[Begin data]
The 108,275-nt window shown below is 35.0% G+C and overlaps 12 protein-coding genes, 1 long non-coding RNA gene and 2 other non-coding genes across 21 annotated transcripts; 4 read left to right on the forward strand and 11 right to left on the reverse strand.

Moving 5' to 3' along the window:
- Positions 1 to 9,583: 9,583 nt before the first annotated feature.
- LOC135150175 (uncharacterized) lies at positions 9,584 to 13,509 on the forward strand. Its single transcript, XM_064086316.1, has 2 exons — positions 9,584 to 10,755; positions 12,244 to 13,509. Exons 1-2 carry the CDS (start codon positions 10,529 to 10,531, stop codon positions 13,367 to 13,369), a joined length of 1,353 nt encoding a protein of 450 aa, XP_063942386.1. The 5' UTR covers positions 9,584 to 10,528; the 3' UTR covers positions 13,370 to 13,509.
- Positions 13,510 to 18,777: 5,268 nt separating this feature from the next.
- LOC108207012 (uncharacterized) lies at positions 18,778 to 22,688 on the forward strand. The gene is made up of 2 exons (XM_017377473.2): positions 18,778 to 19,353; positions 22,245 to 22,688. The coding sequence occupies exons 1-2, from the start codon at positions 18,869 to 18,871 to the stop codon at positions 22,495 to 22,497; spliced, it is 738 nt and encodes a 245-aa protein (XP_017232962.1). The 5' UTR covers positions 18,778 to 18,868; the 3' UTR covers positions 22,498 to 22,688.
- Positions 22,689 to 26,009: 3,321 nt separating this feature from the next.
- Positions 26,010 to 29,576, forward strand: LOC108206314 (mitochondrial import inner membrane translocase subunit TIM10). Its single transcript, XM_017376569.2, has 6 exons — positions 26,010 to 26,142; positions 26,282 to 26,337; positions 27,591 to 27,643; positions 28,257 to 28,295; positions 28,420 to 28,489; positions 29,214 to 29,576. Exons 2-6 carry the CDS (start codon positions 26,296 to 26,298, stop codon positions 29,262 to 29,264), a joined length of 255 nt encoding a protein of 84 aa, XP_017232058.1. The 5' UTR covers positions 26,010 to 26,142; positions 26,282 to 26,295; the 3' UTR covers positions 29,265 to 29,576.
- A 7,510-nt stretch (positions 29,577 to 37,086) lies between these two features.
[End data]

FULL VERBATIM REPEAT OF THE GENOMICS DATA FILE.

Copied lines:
The 108,275-nt window shown below is 35.0% G+C and overlaps 12 protein-coding genes, 1 long non-coding RNA gene and 2 other non-coding genes across 21 annotated transcripts; 4 read left to right on the forward strand and 11 right to left on the reverse strand.

Moving 5' to 3' along the window:
- Positions 1 to 9,583: 9,583 nt before the first annotated feature.
- LOC135150175 (uncharacterized) lies at positions 9,584 to 13,509 on the forward strand. Its single transcript, XM_064086316.1, has 2 exons — positions 9,584 to 10,755; positions 12,244 to 13,509. Exons 1-2 carry the CDS (start codon positions 10,529 to 10,531, stop codon positions 13,367 to 13,369), a joined length of 1,353 nt encoding a protein of 450 aa, XP_063942386.1. The 5' UTR covers positions 9,584 to 10,528; the 3' UTR covers positions 13,370 to 13,509.
- Positions 13,510 to 18,777: 5,268 nt separating this feature from the next.
- LOC108207012 (uncharacterized) lies at positions 18,778 to 22,688 on the forward strand. The gene is made up of 2 exons (XM_017377473.2): positions 18,778 to 19,353; positions 22,245 to 22,688. The coding sequence occupies exons 1-2, from the start codon at positions 18,869 to 18,871 to the stop codon at positions 22,495 to 22,497; spliced, it is 738 nt and encodes a 245-aa protein (XP_017232962.1). The 5' UTR covers positions 18,778 to 18,868; the 3' UTR covers positions 22,498 to 22,688.
- Positions 22,689 to 26,009: 3,321 nt separating this feature from the next.
- Positions 26,010 to 29,576, forward strand: LOC108206314 (mitochondrial import inner membrane translocase subunit TIM10). Its single transcript, XM_017376569.2, has 6 exons — positions 26,010 to 26,142; positions 26,282 to 26,337; positions 27,591 to 27,643; positions 28,257 to 28,295; positions 28,420 to 28,489; positions 29,214 to 29,576. Exons 2-6 carry the CDS (start codon positions 26,296 to 26,298, stop codon positions 29,262 to 29,264), a joined length of 255 nt encoding a protein of 84 aa, XP_017232058.1. The 5' UTR covers positions 26,010 to 26,142; positions 26,282 to 26,295; the 3' UTR covers positions 29,265 to 29,576.
- A 7,510-nt stretch (positions 29,577 to 37,086) lies between these two features.